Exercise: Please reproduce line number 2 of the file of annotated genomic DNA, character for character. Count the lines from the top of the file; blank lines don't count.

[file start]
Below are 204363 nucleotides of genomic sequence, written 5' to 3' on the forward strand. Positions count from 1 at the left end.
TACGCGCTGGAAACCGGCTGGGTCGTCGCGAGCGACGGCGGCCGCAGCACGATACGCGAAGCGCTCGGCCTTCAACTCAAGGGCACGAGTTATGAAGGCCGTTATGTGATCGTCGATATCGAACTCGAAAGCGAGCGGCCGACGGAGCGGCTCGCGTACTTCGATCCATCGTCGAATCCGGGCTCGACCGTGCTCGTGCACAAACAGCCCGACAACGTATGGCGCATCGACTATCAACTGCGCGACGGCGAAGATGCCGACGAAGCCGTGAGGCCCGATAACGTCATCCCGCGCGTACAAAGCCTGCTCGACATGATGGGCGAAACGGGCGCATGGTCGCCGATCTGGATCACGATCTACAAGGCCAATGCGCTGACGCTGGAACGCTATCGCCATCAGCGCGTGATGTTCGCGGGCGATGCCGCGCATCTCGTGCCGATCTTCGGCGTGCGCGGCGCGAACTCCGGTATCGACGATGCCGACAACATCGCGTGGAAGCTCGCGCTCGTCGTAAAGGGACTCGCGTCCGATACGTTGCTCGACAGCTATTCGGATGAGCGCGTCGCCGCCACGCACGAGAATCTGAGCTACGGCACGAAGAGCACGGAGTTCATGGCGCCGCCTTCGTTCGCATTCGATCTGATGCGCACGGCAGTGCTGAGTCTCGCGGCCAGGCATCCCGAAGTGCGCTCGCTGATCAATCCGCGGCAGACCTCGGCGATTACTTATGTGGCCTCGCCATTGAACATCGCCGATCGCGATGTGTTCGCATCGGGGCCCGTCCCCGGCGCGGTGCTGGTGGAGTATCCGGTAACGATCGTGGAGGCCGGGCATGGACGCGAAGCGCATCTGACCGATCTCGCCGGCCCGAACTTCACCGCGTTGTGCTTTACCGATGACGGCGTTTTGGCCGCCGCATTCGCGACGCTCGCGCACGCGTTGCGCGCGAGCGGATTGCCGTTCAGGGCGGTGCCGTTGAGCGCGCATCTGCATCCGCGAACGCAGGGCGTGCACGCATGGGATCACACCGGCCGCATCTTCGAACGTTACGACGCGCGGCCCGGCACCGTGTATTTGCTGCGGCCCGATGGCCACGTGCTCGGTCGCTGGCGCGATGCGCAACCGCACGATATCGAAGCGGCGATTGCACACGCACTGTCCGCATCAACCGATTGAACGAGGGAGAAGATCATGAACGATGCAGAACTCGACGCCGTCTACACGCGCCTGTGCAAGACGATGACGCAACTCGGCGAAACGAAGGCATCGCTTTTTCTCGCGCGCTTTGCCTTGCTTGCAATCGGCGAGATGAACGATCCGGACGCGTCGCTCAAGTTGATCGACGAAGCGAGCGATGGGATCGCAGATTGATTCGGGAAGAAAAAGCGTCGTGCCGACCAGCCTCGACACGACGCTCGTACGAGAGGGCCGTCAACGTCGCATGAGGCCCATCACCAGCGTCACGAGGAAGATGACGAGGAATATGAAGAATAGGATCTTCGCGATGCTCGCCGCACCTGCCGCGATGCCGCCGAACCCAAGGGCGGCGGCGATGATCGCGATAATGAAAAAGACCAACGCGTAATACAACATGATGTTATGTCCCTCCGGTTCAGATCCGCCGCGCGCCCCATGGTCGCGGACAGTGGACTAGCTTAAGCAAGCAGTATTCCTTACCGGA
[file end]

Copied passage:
TACGCGCTGGAAACCGGCTGGGTCGTCGCGAGCGACGGCGGCCGCAGCACGATACGCGAAGCGCTCGGCCTTCAACTCAAGGGCACGAGTTATGAAGGCCGTTATGTGATCGTCGATATCGAACTCGAAAGCGAGCGGCCGACGGAGCGGCTCGCGTACTTCGATCCATCGTCGAATCCGGGCTCGACCGTGCTCGTGCACAAACAGCCCGACAACGTATGGCGCATCGACTATCAACTGCGCGACGGCGAAGATGCCGACGAAGCCGTGAGGCCCGATAACGTCATCCCGCGCGTACAAAGCCTGCTCGACATGATGGGCGAAACGGGCGCATGGTCGCCGATCTGGATCACGATCTACAAGGCCAATGCGCTGACGCTGGAACGCTATCGCCATCAGCGCGTGATGTTCGCGGGCGATGCCGCGCATCTCGTGCCGATCTTCGGCGTGCGCGGCGCGAACTCCGGTATCGACGATGCCGACAACATCGCGTGGAAGCTCGCGCTCGTCGTAAAGGGACTCGCGTCCGATACGTTGCTCGACAGCTATTCGGATGAGCGCGTCGCCGCCACGCACGAGAATCTGAGCTACGGCACGAAGAGCACGGAGTTCATGGCGCCGCCTTCGTTCGCATTCGATCTGATGCGCACGGCAGTGCTGAGTCTCGCGGCCAGGCATCCCGAAGTGCGCTCGCTGATCAATCCGCGGCAGACCTCGGCGATTACTTATGTGGCCTCGCCATTGAACATCGCCGATCGCGATGTGTTCGCATCGGGGCCCGTCCCCGGCGCGGTGCTGGTGGAGTATCCGGTAACGATCGTGGAGGCCGGGCATGGACGCGAAGCGCATCTGACCGATCTCGCCGGCCCGAACTTCACCGCGTTGTGCTTTACCGATGACGGCGTTTTGGCCGCCGCATTCGCGACGCTCGCGCACGCGTTGCGCGCGAGCGGATTGCCGTTCAGGGCGGTGCCGTTGAGCGCGCATCTGCATCCGCGAACGCAGGGCGTGCACGCATGGGATCACACCGGCCGCATCTTCGAACGTTACGACGCGCGGCCCGGCACCGTGTATTTGCTGCGGCCCGATGGCCACGTGCTCGGTCGCTGGCGCGATGCGCAACCGCACGATATCGAAGCGGCGATTGCACACGCACTGTCCGCATCAACCGATTGAACGAGGGAGAAGATCATGAACGATGCAGAACTCGACGCCGTCTACACGCGCCTGTGCAAGACGATGACGCAACTCGGCGAAACGAAGGCATCGCTTTTTCTCGCGCGCTTTGCCTTGCTTGCAATCGGCGAGATGAACGATCCGGACGCGTCGCTCAAGTTGATCGACGAAGCGAGCGATGGGATCGCAGATTGATTCGGGAAGAAAAAGCGTCGTGCCGACCAGCCTCGACACGACGCTCGTACGAGAGGGCCGTCAACGTCGCATGAGGCCCATCACCAGCGTCACGAGGAAGATGACGAGGAATATGAAGAATAGGATCTTCGCGATGCTCGCCGCACCTGCCGCGATGCCGCCGAACCCAAGGGCGGCGGCGATGATCGCGATAATGAAAAAGACCAACGCGTAATACAACATGATGTTATGTCCCTCCGGTTCAGATCCGCCGCGCGCCCCATGGTCGCGGACAGTGGACTAGCTTAAGCAAGCAGTATTCCTTACCGGA